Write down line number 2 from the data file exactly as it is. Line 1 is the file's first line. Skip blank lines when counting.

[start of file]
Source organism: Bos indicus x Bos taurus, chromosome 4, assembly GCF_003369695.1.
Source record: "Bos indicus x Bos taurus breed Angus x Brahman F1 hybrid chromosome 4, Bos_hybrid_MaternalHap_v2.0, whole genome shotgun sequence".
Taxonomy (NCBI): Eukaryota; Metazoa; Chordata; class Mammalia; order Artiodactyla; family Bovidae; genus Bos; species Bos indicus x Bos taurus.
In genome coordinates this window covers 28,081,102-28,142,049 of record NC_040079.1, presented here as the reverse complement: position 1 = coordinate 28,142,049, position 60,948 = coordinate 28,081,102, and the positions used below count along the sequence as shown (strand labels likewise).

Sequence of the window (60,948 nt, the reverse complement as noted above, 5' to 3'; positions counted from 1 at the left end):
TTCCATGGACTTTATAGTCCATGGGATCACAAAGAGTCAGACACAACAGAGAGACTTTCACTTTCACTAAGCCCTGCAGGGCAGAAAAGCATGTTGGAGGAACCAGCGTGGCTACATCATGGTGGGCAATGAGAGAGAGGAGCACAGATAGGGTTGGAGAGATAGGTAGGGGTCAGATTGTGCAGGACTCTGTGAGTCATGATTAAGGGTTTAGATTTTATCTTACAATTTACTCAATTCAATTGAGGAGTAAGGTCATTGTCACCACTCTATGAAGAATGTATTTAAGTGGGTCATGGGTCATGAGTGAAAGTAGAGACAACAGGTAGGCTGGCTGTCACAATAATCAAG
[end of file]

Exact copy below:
Source record: "Bos indicus x Bos taurus breed Angus x Brahman F1 hybrid chromosome 4, Bos_hybrid_MaternalHap_v2.0, whole genome shotgun sequence".